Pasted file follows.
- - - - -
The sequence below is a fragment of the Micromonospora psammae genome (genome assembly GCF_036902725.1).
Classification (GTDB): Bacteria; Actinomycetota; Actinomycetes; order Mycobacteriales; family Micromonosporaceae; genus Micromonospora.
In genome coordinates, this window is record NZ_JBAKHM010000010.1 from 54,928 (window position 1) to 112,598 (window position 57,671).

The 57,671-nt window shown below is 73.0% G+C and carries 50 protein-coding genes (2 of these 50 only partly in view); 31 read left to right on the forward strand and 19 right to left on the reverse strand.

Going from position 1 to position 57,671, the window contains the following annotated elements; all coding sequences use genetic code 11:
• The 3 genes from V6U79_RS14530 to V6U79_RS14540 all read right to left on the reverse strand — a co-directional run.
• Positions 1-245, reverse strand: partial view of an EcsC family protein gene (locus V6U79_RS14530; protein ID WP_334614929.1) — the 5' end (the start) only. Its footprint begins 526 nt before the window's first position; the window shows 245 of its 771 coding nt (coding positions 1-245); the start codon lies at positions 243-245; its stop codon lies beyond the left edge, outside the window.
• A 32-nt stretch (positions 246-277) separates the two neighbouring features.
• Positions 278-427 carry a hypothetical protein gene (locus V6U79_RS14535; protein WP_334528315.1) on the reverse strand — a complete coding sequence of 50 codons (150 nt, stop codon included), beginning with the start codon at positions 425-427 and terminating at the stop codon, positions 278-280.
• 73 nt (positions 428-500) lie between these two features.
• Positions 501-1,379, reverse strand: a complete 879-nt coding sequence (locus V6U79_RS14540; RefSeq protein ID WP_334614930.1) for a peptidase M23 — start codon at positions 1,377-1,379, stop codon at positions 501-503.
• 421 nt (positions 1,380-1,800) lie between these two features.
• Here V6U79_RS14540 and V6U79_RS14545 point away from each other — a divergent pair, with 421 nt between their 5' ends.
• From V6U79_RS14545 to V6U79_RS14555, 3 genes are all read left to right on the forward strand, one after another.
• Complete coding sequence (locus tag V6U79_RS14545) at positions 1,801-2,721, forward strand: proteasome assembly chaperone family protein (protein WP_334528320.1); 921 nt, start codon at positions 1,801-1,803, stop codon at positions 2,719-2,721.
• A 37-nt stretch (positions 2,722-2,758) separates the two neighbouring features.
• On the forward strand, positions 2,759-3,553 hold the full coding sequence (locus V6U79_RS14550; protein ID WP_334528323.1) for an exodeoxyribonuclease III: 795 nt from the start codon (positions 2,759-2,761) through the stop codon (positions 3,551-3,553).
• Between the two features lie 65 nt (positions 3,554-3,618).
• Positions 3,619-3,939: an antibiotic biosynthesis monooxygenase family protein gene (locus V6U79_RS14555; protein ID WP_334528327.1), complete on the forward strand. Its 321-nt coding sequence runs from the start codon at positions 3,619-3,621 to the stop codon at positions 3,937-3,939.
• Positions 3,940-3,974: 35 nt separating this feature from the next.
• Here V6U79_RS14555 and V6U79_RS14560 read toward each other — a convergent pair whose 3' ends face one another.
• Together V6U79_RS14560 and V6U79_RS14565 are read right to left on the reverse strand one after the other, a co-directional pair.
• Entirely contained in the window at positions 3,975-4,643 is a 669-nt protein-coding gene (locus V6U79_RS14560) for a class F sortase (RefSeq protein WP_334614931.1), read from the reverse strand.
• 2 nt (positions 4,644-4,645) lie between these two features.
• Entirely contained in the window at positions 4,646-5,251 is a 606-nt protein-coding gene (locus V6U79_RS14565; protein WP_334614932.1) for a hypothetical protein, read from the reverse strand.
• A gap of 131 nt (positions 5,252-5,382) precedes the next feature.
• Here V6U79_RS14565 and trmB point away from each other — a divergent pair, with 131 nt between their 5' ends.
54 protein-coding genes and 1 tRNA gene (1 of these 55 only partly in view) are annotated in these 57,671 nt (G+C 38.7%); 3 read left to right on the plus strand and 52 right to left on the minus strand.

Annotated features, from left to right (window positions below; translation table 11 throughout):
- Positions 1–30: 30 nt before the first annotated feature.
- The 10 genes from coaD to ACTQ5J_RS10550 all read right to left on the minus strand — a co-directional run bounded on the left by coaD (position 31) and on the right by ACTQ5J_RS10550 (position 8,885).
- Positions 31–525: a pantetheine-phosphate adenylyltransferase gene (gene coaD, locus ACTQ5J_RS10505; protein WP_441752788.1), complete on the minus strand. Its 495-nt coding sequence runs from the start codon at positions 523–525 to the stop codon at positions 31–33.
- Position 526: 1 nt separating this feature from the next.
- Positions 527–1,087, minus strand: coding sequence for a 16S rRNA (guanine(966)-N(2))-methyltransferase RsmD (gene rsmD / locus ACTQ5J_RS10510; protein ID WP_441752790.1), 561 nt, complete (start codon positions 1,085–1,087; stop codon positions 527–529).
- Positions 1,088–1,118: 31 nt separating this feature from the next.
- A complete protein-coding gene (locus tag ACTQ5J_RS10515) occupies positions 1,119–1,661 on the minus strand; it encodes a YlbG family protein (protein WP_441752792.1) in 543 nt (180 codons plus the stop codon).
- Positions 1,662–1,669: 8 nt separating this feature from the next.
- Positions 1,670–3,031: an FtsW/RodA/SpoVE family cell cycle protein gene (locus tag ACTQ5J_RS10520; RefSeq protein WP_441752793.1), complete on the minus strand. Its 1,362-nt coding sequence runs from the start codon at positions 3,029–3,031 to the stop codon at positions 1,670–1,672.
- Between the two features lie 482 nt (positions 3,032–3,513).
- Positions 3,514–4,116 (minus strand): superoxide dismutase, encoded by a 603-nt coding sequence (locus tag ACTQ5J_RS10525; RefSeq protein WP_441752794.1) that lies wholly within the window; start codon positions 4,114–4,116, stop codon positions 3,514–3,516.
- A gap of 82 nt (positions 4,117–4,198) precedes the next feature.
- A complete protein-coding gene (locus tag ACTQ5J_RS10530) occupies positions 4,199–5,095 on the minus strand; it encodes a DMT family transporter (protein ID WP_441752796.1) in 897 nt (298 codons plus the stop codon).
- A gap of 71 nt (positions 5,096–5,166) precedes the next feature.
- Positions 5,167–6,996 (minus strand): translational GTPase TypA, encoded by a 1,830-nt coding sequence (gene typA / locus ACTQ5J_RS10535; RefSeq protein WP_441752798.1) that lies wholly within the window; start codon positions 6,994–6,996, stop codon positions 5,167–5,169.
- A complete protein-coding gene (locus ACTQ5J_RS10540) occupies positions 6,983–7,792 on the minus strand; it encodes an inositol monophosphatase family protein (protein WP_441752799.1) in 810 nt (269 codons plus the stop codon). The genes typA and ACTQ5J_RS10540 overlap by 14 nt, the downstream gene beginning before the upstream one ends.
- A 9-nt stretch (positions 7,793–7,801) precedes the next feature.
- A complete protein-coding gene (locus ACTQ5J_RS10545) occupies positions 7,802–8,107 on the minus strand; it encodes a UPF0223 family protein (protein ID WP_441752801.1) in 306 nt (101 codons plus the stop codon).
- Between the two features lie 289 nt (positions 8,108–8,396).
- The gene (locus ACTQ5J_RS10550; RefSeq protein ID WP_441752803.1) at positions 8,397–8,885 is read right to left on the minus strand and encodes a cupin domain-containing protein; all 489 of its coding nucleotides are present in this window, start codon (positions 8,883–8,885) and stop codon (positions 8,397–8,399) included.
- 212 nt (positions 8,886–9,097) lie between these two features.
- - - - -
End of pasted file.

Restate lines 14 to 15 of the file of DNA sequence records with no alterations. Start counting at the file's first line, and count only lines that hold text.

• From V6U79_RS14545 to V6U79_RS14555, 3 genes are all read left to right on the forward strand, one after another.
• Complete coding sequence (locus tag V6U79_RS14545) at positions 1,801-2,721, forward strand: proteasome assembly chaperone family protein (protein WP_334528320.1); 921 nt, start codon at positions 1,801-1,803, stop codon at positions 2,719-2,721.